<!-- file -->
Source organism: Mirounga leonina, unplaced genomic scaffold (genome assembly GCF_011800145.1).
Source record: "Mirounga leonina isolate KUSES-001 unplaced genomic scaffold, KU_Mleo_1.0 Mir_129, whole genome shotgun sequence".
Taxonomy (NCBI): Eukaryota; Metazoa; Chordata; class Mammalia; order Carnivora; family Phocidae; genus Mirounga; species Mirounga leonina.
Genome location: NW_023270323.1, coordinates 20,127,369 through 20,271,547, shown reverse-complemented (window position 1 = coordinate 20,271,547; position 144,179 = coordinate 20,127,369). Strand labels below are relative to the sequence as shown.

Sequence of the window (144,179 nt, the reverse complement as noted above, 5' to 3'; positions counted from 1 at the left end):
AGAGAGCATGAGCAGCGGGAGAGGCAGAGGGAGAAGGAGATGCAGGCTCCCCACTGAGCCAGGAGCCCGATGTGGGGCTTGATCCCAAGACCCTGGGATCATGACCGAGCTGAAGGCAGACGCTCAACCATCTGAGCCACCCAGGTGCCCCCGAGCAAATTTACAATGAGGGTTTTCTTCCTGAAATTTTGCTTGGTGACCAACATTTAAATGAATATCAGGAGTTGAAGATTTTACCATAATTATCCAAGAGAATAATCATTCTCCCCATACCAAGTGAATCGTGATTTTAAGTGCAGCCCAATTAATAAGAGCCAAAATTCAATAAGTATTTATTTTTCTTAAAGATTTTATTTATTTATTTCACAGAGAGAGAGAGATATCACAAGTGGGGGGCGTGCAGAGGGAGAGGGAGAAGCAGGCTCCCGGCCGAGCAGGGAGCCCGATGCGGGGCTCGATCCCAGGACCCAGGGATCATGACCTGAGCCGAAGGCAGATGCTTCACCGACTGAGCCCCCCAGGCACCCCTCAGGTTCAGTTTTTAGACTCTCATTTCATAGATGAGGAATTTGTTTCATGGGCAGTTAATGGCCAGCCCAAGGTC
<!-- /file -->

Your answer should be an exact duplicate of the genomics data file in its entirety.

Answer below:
Source organism: Mirounga leonina, unplaced genomic scaffold (genome assembly GCF_011800145.1).
Source record: "Mirounga leonina isolate KUSES-001 unplaced genomic scaffold, KU_Mleo_1.0 Mir_129, whole genome shotgun sequence".
Taxonomy (NCBI): Eukaryota; Metazoa; Chordata; class Mammalia; order Carnivora; family Phocidae; genus Mirounga; species Mirounga leonina.
Genome location: NW_023270323.1, coordinates 20,127,369 through 20,271,547, shown reverse-complemented (window position 1 = coordinate 20,271,547; position 144,179 = coordinate 20,127,369). Strand labels below are relative to the sequence as shown.

Sequence of the window (144,179 nt, the reverse complement as noted above, 5' to 3'; positions counted from 1 at the left end):
AGAGAGCATGAGCAGCGGGAGAGGCAGAGGGAGAAGGAGATGCAGGCTCCCCACTGAGCCAGGAGCCCGATGTGGGGCTTGATCCCAAGACCCTGGGATCATGACCGAGCTGAAGGCAGACGCTCAACCATCTGAGCCACCCAGGTGCCCCCGAGCAAATTTACAATGAGGGTTTTCTTCCTGAAATTTTGCTTGGTGACCAACATTTAAATGAATATCAGGAGTTGAAGATTTTACCATAATTATCCAAGAGAATAATCATTCTCCCCATACCAAGTGAATCGTGATTTTAAGTGCAGCCCAATTAATAAGAGCCAAAATTCAATAAGTATTTATTTTTCTTAAAGATTTTATTTATTTATTTCACAGAGAGAGAGAGATATCACAAGTGGGGGGCGTGCAGAGGGAGAGGGAGAAGCAGGCTCCCGGCCGAGCAGGGAGCCCGATGCGGGGCTCGATCCCAGGACCCAGGGATCATGACCTGAGCCGAAGGCAGATGCTTCACCGACTGAGCCCCCCAGGCACCCCTCAGGTTCAGTTTTTAGACTCTCATTTCATAGATGAGGAATTTGTTTCATGGGCAGTTAATGGCCAGCCCAAGGTC